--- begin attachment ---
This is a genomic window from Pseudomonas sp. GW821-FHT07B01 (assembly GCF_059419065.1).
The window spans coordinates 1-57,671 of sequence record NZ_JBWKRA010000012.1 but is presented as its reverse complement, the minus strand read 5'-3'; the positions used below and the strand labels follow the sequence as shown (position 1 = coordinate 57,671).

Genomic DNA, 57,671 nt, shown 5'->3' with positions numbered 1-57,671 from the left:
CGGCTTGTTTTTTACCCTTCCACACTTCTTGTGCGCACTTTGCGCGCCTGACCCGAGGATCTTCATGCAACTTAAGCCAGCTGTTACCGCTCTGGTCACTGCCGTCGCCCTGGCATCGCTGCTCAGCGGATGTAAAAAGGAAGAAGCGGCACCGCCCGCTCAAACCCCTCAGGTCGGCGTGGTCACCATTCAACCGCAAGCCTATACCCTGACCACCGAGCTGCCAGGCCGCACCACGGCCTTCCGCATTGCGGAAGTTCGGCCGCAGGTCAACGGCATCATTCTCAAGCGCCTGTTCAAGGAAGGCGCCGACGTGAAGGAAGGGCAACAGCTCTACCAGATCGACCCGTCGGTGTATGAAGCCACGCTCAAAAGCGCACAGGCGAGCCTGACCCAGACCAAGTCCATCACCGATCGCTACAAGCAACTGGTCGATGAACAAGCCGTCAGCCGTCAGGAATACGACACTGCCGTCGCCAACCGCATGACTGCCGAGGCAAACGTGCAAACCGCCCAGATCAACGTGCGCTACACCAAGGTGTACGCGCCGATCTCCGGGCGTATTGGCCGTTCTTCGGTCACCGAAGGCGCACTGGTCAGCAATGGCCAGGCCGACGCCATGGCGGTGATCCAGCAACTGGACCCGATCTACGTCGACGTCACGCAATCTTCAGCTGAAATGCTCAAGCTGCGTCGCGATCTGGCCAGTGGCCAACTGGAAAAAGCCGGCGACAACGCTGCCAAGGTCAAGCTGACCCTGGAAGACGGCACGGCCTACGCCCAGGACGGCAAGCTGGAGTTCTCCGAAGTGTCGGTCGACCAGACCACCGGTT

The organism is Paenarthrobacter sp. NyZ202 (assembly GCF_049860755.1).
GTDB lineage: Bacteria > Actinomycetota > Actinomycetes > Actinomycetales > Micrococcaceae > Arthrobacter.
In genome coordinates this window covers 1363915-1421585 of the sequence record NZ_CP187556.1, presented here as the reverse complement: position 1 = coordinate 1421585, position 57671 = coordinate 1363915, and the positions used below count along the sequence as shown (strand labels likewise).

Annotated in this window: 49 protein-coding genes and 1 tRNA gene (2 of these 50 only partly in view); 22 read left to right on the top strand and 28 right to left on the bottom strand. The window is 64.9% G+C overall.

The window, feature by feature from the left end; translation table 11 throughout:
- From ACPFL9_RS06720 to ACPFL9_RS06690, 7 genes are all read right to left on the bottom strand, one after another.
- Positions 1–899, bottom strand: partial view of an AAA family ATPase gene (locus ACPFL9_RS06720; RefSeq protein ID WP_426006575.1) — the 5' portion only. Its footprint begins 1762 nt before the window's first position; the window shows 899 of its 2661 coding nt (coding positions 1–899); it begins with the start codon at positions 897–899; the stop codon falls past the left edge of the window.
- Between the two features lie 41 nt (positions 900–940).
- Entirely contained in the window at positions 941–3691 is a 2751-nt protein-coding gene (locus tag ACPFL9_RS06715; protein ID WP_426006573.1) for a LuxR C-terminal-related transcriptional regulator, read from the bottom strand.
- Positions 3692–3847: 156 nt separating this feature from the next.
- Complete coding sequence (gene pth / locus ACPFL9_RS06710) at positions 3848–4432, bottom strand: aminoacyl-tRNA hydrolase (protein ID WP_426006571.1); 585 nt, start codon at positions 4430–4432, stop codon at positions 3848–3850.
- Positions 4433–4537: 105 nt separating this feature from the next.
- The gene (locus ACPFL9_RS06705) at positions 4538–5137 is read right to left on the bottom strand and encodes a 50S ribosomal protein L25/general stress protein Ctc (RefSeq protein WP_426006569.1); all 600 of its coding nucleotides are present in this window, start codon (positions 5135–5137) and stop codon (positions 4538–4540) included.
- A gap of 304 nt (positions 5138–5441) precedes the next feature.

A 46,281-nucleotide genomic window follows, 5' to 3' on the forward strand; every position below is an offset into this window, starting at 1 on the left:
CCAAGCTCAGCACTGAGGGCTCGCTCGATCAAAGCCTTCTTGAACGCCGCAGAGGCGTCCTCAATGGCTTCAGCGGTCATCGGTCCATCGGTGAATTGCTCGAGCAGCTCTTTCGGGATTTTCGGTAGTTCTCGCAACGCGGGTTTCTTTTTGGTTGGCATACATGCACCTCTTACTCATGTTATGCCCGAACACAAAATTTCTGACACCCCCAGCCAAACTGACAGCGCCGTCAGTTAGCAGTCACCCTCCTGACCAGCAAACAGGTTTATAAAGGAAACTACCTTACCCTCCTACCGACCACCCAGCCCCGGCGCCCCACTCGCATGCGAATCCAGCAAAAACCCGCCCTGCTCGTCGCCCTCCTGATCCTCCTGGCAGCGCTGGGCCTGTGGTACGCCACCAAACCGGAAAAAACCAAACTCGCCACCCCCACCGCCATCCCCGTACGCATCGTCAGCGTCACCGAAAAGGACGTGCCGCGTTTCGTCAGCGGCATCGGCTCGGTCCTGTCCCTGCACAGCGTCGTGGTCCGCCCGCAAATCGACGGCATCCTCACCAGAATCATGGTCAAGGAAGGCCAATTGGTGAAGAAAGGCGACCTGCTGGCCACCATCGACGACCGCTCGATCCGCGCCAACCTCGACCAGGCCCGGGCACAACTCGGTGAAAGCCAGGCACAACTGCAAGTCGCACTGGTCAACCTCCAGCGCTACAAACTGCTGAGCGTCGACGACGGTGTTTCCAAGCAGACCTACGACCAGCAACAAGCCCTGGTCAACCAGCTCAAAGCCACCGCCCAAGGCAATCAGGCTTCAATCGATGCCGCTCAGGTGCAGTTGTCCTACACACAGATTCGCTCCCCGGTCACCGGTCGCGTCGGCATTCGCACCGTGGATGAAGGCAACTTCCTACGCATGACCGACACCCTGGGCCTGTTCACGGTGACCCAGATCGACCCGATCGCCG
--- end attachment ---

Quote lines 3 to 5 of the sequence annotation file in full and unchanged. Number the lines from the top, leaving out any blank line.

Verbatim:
Genomic DNA, 57,671 nt, shown 5'->3' with positions numbered 1-57,671 from the left:
CGGCTTGTTTTTTACCCTTCCACACTTCTTGTGCGCACTTTGCGCGCCTGACCCGAGGATCTTCATGCAACTTAAGCCAGCTGTTACCGCTCTGGTCACTGCCGTCGCCCTGGCATCGCTGCTCAGCGGATGTAAAAAGGAAGAAGCGGCACCGCCCGCTCAAACCCCTCAGGTCGGCGTGGTCACCATTCAACCGCAAGCCTATACCCTGACCACCGAGCTGCCAGGCCGCACCACGGCCTTCCGCATTGCGGAAGTTCGGCCGCAGGTCAACGGCATCATTCTCAAGCGCCTGTTCAAGGAAGGCGCCGACGTGAAGGAAGGGCAACAGCTCTACCAGATCGACCCGTCGGTGTATGAAGCCACGCTCAAAAGCGCACAGGCGAGCCTGACCCAGACCAAGTCCATCACCGATCGCTACAAGCAACTGGTCGATGAACAAGCCGTCAGCCGTCAGGAATACGACACTGCCGTCGCCAACCGCATGACTGCCGAGGCAAACGTGCAAACCGCCCAGATCAACGTGCGCTACACCAAGGTGTACGCGCCGATCTCCGGGCGTATTGGCCGTTCTTCGGTCACCGAAGGCGCACTGGTCAGCAATGGCCAGGCCGACGCCATGGCGGTGATCCAGCAACTGGACCCGATCTACGTCGACGTCACGCAATCTTCAGCTGAAATGCTCAAGCTGCGTCGCGATCTGGCCAGTGGCCAACTGGAAAAAGCCGGCGACAACGCTGCCAAGGTCAAGCTGACCCTGGAAGACGGCACGGCCTACGCCCAGGACGGCAAGCTGGAGTTCTCCGAAGTGTCGGTCGACCAGACCACCGGTT

The organism is Paenarthrobacter sp. NyZ202 (assembly GCF_049860755.1).